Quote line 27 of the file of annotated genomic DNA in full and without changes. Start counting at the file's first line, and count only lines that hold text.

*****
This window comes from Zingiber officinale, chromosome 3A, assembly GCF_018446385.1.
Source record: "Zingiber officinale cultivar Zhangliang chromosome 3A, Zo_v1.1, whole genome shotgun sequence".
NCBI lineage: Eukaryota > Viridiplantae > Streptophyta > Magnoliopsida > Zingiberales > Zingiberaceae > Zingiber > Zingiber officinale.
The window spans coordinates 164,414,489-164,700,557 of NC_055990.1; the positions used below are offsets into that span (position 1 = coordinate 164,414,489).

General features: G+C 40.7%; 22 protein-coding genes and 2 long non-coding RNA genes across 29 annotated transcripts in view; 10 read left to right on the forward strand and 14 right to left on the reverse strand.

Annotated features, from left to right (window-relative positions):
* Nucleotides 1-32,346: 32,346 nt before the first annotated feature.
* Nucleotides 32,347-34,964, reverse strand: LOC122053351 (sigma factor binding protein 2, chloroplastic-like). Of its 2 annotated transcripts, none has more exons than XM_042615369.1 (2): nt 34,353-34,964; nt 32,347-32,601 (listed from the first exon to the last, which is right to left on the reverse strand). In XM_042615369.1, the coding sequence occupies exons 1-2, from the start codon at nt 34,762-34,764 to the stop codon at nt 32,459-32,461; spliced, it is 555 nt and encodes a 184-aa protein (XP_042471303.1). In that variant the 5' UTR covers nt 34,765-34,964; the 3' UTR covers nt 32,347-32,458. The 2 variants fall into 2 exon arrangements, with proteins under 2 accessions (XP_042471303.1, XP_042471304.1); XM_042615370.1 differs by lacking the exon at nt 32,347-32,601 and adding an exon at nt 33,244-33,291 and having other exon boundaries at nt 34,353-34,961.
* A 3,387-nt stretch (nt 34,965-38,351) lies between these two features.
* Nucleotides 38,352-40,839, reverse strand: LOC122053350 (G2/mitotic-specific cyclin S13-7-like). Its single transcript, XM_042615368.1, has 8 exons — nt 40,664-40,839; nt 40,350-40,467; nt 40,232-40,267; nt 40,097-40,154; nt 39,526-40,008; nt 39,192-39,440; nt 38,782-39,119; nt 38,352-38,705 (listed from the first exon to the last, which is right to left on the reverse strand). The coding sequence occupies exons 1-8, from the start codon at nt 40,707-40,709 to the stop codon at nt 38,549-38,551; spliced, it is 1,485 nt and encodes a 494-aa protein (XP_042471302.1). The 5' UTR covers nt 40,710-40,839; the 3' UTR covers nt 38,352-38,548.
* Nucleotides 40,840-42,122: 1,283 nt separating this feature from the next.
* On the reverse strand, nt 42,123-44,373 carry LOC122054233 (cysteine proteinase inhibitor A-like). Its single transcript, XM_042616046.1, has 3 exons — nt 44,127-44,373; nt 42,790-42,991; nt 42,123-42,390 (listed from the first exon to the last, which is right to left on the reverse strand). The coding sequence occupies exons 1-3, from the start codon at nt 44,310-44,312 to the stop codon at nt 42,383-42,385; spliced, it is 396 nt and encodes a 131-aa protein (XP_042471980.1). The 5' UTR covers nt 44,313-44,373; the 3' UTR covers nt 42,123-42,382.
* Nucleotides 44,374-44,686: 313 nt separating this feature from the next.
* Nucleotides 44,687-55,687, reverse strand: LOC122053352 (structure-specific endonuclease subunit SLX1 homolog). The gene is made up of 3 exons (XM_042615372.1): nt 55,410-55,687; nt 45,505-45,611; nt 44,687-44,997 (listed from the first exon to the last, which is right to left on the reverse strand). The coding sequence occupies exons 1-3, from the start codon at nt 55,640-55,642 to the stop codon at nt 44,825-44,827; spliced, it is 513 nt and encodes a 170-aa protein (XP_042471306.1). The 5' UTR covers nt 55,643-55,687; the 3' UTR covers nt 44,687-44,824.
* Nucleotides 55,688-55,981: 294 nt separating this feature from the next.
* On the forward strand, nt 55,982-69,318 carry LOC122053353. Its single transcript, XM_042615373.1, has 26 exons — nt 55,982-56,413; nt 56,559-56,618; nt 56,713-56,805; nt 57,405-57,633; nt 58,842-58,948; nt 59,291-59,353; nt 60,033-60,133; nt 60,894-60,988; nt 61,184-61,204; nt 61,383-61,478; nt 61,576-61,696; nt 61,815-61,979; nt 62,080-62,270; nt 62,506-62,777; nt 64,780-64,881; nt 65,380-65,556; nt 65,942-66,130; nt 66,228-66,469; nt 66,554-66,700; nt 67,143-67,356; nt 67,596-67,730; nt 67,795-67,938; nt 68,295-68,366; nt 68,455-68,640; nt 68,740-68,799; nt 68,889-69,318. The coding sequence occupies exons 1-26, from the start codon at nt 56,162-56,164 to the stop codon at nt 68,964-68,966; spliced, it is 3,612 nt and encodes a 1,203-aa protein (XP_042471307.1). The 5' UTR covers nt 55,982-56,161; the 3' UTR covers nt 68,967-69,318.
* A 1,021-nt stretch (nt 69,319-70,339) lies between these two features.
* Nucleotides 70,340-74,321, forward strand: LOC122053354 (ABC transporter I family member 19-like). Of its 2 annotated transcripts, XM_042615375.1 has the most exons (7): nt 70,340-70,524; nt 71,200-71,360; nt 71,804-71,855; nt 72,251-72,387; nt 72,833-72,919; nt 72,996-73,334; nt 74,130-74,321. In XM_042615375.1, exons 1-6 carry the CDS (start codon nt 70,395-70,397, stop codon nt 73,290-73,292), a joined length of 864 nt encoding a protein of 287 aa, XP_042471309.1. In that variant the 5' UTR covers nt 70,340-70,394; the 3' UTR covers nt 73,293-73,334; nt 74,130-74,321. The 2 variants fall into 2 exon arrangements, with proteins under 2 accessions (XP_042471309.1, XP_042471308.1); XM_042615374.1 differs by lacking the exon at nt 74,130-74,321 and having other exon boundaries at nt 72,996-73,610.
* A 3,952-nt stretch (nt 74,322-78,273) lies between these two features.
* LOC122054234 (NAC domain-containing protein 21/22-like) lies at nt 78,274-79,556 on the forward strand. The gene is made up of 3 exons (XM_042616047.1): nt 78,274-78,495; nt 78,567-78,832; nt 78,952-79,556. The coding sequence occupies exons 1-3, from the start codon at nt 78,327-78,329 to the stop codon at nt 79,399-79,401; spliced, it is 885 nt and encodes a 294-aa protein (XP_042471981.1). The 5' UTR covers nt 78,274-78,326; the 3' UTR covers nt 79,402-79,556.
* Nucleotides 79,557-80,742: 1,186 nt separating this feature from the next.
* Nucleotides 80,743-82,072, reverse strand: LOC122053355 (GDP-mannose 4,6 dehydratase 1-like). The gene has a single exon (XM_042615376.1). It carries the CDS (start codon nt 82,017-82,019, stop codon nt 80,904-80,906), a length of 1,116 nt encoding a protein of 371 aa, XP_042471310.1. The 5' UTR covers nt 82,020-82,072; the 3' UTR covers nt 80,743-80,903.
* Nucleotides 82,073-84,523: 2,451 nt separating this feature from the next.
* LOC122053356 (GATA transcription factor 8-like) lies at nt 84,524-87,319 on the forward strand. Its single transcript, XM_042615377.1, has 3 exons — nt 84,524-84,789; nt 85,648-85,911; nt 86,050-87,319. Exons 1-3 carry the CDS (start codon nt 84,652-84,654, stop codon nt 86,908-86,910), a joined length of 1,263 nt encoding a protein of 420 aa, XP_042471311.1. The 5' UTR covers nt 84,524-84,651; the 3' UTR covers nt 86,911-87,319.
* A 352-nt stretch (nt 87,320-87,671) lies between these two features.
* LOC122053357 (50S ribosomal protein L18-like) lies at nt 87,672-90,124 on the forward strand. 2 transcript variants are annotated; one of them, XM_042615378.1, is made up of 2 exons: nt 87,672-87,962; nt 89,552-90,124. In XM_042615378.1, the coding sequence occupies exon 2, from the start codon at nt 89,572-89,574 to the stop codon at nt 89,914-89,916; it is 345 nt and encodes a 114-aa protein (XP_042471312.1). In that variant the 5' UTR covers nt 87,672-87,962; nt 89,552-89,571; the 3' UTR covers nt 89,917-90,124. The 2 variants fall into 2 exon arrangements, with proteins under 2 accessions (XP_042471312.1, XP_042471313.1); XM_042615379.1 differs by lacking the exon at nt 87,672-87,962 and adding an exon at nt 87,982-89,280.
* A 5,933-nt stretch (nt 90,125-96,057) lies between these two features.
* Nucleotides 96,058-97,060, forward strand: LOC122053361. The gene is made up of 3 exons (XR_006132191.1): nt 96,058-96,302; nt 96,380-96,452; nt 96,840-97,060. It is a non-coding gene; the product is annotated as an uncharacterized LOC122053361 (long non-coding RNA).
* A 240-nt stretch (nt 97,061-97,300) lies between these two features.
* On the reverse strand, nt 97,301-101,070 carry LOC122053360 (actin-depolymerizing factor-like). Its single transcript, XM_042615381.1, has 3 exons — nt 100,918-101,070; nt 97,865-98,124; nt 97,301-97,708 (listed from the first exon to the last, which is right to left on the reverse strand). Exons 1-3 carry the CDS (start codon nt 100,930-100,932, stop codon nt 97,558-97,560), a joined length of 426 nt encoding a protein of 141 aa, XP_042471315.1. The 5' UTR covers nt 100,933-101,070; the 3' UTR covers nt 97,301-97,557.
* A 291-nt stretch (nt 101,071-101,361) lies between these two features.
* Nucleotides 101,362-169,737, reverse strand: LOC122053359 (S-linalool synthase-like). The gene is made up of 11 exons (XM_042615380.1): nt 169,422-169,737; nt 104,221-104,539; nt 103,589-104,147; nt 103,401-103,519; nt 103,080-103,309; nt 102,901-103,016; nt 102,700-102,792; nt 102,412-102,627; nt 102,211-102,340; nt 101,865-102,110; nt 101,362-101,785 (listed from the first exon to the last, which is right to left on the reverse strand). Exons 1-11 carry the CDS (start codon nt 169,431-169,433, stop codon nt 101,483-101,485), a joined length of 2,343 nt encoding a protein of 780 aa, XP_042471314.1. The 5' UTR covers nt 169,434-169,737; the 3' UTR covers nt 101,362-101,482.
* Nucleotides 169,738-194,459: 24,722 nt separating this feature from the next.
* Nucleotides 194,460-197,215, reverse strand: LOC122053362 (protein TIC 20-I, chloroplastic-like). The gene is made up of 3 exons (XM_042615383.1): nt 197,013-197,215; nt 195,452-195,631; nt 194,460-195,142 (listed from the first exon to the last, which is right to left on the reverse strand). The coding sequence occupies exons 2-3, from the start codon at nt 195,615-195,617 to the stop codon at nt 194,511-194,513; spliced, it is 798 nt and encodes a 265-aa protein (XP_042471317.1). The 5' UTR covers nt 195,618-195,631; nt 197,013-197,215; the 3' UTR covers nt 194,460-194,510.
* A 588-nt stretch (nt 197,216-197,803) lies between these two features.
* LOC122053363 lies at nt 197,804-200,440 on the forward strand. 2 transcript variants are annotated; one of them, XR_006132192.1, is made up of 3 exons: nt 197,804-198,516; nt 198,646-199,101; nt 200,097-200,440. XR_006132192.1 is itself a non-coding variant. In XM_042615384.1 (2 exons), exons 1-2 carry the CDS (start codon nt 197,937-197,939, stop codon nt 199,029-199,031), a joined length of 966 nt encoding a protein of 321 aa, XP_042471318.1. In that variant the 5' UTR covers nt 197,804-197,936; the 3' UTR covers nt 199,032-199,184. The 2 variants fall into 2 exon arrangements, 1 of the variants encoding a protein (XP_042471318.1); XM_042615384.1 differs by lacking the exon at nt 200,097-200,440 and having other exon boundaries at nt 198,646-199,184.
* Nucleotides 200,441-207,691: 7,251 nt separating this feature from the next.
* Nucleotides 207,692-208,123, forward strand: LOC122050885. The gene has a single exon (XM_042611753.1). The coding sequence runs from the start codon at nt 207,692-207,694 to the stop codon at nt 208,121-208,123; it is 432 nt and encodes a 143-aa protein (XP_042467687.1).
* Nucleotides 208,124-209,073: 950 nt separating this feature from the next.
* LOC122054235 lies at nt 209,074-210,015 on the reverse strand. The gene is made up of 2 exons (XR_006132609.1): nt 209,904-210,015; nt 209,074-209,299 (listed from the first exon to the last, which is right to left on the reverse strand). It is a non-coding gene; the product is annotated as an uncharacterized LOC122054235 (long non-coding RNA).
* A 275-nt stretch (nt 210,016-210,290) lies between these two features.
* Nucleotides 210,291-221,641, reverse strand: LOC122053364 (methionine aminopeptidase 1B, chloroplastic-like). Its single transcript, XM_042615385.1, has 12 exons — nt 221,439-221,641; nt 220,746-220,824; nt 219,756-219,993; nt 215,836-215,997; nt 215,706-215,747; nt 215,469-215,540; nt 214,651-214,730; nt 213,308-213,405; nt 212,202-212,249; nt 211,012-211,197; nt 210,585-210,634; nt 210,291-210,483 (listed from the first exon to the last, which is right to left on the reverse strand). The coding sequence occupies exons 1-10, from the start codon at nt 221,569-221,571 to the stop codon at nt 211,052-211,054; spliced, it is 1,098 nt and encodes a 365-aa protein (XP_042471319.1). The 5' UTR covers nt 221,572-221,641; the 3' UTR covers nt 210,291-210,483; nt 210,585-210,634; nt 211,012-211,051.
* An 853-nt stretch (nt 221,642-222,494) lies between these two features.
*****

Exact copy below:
* A 5,933-nt stretch (nt 90,125-96,057) lies between these two features.